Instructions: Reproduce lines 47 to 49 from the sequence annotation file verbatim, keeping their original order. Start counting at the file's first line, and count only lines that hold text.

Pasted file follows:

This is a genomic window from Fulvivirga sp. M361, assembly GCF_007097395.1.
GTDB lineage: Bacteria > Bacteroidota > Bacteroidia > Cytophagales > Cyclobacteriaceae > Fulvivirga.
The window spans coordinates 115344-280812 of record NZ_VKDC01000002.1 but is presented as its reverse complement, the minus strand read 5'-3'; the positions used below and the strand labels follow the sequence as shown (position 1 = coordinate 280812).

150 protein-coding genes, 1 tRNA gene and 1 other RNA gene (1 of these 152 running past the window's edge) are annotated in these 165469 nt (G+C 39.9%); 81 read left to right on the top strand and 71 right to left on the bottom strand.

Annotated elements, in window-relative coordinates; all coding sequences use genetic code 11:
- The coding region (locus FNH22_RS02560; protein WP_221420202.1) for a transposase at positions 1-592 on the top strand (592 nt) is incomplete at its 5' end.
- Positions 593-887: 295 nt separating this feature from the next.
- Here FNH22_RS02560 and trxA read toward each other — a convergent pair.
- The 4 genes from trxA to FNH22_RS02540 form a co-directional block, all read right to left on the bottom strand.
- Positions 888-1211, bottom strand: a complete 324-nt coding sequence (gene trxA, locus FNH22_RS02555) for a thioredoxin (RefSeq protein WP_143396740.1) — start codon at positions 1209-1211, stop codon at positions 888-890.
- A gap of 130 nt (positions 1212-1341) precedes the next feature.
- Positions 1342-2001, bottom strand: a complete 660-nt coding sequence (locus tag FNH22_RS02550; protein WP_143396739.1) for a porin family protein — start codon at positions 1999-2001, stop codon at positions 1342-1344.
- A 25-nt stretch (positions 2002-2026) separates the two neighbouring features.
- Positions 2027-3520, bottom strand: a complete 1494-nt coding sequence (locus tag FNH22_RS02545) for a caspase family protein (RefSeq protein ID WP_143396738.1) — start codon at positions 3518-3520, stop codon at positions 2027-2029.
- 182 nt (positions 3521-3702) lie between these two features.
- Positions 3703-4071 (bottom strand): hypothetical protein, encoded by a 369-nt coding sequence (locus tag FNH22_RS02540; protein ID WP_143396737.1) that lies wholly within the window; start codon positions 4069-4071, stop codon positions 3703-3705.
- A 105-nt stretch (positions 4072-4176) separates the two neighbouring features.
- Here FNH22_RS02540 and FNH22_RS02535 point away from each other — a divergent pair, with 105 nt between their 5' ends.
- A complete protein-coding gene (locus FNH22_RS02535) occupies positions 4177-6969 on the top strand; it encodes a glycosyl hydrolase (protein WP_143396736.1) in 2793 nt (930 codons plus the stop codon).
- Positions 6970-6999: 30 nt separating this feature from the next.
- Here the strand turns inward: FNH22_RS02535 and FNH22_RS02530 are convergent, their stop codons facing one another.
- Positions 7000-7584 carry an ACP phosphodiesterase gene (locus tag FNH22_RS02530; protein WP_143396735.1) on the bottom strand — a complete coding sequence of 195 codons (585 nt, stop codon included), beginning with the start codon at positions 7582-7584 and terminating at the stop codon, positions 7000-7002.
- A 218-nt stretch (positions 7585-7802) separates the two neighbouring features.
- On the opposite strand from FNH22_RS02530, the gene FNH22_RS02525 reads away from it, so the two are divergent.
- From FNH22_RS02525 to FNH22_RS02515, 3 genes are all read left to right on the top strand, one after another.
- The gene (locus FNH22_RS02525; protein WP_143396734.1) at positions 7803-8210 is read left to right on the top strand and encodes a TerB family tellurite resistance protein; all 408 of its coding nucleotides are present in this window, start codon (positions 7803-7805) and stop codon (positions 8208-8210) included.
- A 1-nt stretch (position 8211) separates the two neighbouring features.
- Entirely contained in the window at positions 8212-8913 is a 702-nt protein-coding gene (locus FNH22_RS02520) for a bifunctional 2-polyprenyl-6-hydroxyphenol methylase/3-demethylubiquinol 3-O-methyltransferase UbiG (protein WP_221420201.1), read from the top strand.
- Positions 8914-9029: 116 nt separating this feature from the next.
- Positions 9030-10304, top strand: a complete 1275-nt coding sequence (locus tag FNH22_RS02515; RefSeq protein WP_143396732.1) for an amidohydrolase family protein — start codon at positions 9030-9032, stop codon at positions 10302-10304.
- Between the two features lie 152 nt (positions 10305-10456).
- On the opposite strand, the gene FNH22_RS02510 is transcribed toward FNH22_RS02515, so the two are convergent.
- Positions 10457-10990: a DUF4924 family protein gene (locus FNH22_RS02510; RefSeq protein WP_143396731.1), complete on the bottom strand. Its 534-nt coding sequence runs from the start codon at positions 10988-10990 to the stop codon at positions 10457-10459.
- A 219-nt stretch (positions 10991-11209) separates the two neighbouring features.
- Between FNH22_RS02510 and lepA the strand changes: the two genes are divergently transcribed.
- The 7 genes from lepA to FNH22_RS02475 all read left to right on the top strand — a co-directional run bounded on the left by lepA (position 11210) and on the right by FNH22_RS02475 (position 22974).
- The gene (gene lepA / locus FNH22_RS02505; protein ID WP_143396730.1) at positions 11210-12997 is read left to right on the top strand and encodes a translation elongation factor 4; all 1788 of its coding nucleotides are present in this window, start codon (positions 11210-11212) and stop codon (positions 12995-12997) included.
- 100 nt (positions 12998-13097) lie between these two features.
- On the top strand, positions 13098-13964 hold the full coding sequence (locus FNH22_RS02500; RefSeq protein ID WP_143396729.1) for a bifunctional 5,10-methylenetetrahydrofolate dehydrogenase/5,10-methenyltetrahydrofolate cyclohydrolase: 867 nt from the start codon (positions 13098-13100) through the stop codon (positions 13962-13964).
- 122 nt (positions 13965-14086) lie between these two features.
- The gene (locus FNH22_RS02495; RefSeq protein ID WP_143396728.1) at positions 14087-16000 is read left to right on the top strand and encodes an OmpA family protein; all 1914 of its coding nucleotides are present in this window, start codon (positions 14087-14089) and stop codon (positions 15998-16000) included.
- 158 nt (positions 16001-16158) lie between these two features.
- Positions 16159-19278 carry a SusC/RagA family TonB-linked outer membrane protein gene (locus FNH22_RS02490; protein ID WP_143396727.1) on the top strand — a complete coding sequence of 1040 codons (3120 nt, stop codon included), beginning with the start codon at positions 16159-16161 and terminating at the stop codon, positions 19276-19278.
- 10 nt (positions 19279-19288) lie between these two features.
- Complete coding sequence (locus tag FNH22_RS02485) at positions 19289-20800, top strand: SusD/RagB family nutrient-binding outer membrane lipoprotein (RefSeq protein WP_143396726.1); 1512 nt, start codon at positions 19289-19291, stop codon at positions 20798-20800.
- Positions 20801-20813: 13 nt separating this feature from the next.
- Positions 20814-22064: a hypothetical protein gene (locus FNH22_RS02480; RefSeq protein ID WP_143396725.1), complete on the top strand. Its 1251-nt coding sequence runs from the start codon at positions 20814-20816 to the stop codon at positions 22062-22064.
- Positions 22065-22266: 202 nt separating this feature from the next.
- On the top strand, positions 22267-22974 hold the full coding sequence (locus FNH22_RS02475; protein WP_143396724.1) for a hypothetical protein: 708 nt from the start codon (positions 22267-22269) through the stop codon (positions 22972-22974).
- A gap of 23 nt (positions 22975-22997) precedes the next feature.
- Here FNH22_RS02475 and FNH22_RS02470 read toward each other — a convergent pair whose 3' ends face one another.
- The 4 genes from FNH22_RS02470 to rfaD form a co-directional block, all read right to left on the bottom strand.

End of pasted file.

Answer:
- Positions 20814-22064: a hypothetical protein gene (locus FNH22_RS02480; RefSeq protein ID WP_143396725.1), complete on the top strand. Its 1251-nt coding sequence runs from the start codon at positions 20814-20816 to the stop codon at positions 22062-22064.
- Positions 22065-22266: 202 nt separating this feature from the next.
- On the top strand, positions 22267-22974 hold the full coding sequence (locus FNH22_RS02475; protein WP_143396724.1) for a hypothetical protein: 708 nt from the start codon (positions 22267-22269) through the stop codon (positions 22972-22974).